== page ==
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Nobel's Will & The Prizes

Master Collection, United States Scott 557, Theodore Roosevelt

President Theodore Roosevelt was the first American to win a Nobel Prize (Peace-1906). This 5-cent stamp featuring Roosevelt was issued in 1922 as part of the 4th Bureau Issue. It was the first American postage stamp to showcase a Nobel Prize winner.

The manufacture and sale of dynamite around the world made Alfred Nobel a very rich man. Upon his death in 1896, Nobel’s will stipulated that the majority of his wealth:

"invested in safe securities by my executors, shall constitute a fund, the interest on which shall be annually distributed in the form of prizes to those who, during the preceding year, shall have conferred the greatest benefit on mankind.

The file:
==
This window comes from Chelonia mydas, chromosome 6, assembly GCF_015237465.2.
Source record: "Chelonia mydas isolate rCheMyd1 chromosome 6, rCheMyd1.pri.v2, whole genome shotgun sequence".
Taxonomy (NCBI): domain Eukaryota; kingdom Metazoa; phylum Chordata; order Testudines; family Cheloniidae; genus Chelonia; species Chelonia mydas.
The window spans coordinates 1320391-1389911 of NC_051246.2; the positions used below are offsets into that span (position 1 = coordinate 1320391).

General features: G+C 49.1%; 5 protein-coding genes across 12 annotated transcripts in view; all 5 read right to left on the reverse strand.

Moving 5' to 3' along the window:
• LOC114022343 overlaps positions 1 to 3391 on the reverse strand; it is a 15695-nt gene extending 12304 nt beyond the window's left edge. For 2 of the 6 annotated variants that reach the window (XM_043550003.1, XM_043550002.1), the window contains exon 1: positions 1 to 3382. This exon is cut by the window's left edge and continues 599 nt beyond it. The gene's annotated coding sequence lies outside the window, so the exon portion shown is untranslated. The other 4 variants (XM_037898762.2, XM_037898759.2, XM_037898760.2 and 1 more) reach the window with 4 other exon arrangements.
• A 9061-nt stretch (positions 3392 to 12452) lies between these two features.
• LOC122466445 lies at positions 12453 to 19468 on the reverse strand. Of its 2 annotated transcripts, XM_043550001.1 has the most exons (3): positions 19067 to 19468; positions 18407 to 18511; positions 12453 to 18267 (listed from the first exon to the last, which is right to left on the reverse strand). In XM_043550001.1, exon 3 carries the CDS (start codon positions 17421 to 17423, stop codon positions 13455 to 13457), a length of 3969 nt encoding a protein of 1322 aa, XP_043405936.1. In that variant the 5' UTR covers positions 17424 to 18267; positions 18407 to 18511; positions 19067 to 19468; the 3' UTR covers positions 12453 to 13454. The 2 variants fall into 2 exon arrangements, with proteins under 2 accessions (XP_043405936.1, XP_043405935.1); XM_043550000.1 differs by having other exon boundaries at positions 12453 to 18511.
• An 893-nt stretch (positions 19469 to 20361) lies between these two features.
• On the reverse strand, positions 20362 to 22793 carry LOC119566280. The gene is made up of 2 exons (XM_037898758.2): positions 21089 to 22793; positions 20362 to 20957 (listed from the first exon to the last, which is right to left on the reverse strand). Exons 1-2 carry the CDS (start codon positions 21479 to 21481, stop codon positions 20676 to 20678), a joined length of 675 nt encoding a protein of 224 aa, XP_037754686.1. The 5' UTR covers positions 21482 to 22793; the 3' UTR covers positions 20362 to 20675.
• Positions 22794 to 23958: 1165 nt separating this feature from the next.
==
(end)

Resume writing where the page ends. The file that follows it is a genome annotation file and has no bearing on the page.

The said interest shall be divided into five equal parts, which shall be apportioned as follows: one part to the person who shall have made the most important discovery or invention within the field of physics; one part to the person who shall have made the most important chemical discovery or improvement; one part to the person who shall have made the most important discovery within the domain of physiology or medicine; one part to the person who shall have produced in the field of literature the most outstanding work in an ideal direction; and one part to the person who shall have done the most or the best work for fraternity between nations, for the abolition or reduction of standing armies and for the holding and promotion of peace congresses.

The prizes for physics and chemistry shall be awarded by the Swedish Academy of Sciences; that for physiological or medical work by the Caroline Institute in Stockholm; that for literature by the Academy in Stockholm, and that for champions of peace by a committee of five persons to be elected by the Norwegian Storting.

It is my express wish that in awarding the prizes no consideration whatever shall be given to the nationality of the candidates, but that the most worthy shall receive the prize, whether he be a Scandinavian or not."